Irrigation delay as bad as drought

Immigration NZ’s fast-tracking visas for overseas specialists to repair the 800 irrigators damaged by wind in Canterbury is boosting efforts to get irrigation underway.

But Irrigation NZ says delayed irrigation is a real concern and the economic consequences could rival last year’s drought.

“It’s great to see the help that’s gone into getting irrigators back on track” says IrrigationNZ CEO Andrew Curtis. “The fast-tracked Visas are good news for those desperately awaiting repairs. However we’re very aware that even with overseas assistance, the picture is grim for farmers whose irrigators require complicated rebuilds. Some won’t see irrigation before Christmas which could reduce milk production, threaten crop viability and put pressure on stock food supplies.”

It also causes problems with getting rid of effluent which is usually sprayed on pastures with irrigators.

Ashburton’s Rainer Irrigation welcomed four centre pivot technicians from South Africa this week.

Assistant Manager Lucas Cawte says the sheer workload generated by the wind’s severity far exceeded the company’s resources for a quick turnaround and overseas staff will significantly reduce downtime for farmers.

“We’ve brought these guys in from South Africa to focus on pivots as these sustained the most damage and that’s where the pressure point will be. It was pretty short notice for Visas but IrrigationNZ spoke with Immigration and forwarded contacts and it was a straightforward process. The turnaround was about 24 hours and our guys are now here. That’s unheard of.”  

Rainer Irrigation has already fixed ¼ of the irrigators on its books but Mr Cawte says those repair jobs don’t represent the scale of damage they have seen. 

“We’ve focused on the ones with minimal damage using stock we had. But the next phase will be heavy repairs and we’re still waiting on parts. One container has arrived from Australia where we cleared out their stock and another container is due shortly from the US. Our suppliers have really come to the party as we originally thought it would take six to eight weeks to get parts.”

Mr Cawte says farmers had been very understanding as they knew the scale of repairs the industry was facing.

“Many are helping where they can by providing us with telelifters and other machinery and throwing their own manpower at the job. But it is early days still.”

Immigration New Zealand’s Assistant Area Manager Christchurch, Steve Jones, says the department was happy to work with IrrigationNZ to expedite the application process for offshore irrigation crew.  

An Immigration Manager from the Christchurch branch was provided as a dedicated point of contact. The manager was able to advise on the type of applications for offshore staff and where they should be lodged. Having one point of contact for IrrigationNZ and the various irrigation companies had proved very effective, says Mr Jones.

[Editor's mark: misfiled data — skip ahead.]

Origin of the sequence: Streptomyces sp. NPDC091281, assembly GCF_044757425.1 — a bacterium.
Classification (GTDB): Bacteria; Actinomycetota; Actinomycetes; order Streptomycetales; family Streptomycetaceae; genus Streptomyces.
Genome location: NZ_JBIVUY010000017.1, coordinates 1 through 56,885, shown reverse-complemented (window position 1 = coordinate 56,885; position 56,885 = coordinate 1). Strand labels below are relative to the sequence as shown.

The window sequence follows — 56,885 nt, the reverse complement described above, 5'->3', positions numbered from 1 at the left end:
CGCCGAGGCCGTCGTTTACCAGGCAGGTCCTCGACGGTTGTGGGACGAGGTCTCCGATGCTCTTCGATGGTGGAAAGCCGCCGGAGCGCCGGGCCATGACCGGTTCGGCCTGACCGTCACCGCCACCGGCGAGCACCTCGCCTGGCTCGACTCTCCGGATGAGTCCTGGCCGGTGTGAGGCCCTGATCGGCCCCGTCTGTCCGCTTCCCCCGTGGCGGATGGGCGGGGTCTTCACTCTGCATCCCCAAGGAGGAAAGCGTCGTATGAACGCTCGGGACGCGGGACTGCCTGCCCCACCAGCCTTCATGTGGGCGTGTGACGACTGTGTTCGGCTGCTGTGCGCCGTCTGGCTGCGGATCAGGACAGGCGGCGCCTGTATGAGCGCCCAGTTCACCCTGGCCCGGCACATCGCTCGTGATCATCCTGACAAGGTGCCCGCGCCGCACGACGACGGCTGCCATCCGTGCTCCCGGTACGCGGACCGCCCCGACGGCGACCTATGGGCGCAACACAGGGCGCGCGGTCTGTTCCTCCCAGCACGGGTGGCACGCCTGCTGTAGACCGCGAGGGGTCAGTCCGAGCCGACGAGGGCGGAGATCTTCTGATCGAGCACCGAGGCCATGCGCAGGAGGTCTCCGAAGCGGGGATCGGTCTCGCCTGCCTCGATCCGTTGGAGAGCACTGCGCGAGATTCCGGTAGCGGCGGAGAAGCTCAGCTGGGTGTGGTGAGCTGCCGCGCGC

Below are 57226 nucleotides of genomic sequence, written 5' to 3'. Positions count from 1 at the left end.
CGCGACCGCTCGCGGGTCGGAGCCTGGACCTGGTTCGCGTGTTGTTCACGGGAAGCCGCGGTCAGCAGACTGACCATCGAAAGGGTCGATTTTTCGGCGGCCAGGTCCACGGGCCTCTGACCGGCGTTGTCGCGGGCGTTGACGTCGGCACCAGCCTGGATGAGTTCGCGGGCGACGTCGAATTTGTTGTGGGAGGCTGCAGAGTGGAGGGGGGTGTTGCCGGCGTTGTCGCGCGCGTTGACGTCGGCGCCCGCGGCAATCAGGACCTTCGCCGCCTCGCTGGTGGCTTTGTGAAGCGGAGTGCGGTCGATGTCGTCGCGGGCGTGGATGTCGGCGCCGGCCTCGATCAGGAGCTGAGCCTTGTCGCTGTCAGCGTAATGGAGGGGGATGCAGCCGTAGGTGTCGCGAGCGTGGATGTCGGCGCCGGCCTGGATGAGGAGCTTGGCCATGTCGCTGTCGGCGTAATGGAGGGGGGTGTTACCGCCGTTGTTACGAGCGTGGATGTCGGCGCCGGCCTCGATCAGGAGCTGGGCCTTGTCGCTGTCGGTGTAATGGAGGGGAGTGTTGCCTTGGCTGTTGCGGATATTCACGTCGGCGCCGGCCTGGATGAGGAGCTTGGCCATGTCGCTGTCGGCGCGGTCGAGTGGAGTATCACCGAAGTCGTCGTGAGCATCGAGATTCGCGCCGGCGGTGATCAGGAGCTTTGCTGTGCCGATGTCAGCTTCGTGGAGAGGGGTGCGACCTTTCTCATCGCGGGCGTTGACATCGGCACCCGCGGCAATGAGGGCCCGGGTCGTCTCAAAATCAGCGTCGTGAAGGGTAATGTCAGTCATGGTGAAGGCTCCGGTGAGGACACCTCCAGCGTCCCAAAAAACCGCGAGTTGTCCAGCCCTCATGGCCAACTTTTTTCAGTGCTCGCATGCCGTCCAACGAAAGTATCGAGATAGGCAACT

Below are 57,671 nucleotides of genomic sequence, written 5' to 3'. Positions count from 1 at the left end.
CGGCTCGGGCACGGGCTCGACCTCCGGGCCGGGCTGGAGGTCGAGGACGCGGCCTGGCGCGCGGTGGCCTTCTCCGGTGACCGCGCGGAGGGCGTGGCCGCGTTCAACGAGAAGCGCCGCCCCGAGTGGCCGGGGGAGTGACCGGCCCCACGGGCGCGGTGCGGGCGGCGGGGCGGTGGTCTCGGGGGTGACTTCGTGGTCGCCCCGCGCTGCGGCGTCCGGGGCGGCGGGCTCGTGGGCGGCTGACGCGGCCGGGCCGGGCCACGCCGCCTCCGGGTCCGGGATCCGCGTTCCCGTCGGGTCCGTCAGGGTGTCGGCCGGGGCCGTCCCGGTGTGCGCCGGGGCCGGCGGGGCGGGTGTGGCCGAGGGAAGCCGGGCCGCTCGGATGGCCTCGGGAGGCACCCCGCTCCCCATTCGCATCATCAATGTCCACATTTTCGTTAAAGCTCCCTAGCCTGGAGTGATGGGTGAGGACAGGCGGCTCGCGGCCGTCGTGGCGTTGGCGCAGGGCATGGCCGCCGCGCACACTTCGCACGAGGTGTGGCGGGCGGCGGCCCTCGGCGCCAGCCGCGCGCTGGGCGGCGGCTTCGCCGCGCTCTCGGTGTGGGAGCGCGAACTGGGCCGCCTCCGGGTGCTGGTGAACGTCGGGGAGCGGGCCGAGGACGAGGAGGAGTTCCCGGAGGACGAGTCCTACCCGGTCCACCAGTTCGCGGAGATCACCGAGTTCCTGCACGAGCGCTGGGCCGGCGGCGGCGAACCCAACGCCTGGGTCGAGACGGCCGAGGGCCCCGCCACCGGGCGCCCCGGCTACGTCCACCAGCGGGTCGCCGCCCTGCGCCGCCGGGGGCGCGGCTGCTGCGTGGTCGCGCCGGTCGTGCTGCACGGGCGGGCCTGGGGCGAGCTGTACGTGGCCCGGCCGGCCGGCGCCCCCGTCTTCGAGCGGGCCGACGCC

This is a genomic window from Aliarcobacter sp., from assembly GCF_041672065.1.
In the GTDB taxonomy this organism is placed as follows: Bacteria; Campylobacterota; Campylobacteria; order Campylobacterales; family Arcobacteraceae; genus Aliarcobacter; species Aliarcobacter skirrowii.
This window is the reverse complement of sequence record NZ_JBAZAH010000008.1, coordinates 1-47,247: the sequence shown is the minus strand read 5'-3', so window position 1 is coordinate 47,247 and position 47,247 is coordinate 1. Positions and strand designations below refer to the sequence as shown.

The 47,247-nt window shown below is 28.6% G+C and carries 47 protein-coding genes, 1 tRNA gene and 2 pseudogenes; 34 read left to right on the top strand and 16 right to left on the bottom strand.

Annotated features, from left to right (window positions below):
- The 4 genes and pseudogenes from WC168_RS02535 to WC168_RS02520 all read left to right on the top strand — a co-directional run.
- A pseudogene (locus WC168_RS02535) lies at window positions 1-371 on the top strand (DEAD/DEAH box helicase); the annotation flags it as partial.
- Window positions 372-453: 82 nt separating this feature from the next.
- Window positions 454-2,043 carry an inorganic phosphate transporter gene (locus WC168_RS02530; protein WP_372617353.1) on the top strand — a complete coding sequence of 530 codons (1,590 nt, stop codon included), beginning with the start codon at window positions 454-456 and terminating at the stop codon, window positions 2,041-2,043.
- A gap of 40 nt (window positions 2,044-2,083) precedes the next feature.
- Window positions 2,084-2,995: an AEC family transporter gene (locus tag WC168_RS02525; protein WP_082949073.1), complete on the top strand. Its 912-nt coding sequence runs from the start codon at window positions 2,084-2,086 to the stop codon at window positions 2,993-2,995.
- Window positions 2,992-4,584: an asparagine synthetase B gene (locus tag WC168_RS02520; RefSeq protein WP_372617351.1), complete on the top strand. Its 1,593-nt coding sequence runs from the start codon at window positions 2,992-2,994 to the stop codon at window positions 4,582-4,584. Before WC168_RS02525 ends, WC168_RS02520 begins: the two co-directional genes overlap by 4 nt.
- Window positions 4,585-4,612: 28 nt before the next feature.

“We consider requests for urgent processing on a case by case basis and, where there are compelling reasons, we will prioritise the processing of applications lodged. This was clearly a situation where time was of the essence and we agreed to prioritise applications accordingly,” says Mr Jones.

Immigration NZ’s acknowledgement of the urgency is appreciated but even with more specialists from overseas the scale of the work needed means it will be at least a couple of months before all irrigators are repaired.

Some farmers will decided the production lost justifies the expense of replacement equipment rather than repairs.

6 Responses to Irrigation delay as bad as drought

  1. Viv K says:

    This problem is an inevitable consequence of being dependent upon a complex system that is vulnerable to failure. What actions are being taken to ensure that effluent is not polluting the local environment?


  2. robertguyton says:

    Slurry tankers.



  3. jabba says:

    not having effluent is like someone saying ‘tell me how you are going to bake that cake, but you can’t have any butter, eggs, flour or sugar’.


  4. homepaddock says:

    Farmers are working with the regional council to ensure alternative methods of dispersal are compliant. It can be done, just not as easily as with irrigators.


  5. Viv K says:

    ‘not having effluent’, who ever suggested that one jabba? You seem to have difficulties understanding analogys. The cows on the intensively stocked dairy farms are going to continue to produce waste whether appropriate mechanisms for dealing with that waste are functioning or not. Intensive dairying is pushing the carrying capacity of the land to its limits. When something goes wrong, such as this storm damage, the neighbouring environment is put at risk. If storm damage stopped my mercury trap working, I would have to stop working until it was fixed because I would be in breach of trade waste bylaws. You can’t get the cows to cross their legs and hold on, so any intensive farming operation should have a environmentally sound Plan B. I was asking Ele (who I understand knows about intensive dairying) what that plan was.


  6. robertguyton says:

    jabba has difficulties understanding many things, Viv. Best to ignore his beer-fueled utterances. Your patient and logical explanation will be lost on him. Your point is a good one. Building-in fail-safe systems is not something that’s done to any real extent. Look at the oil industry for example (sorry to ruin your day) but the obvious lack of disaster-response capability is screamingly obvious to someone like yourself, but seemingly invisible to the likes of jabba and Ele. Yes, it’s frightening, but at least we can take comfort in knowing that Key and that dangerous-idiot Bridges are singing their swan song right now and will be goneski next year.


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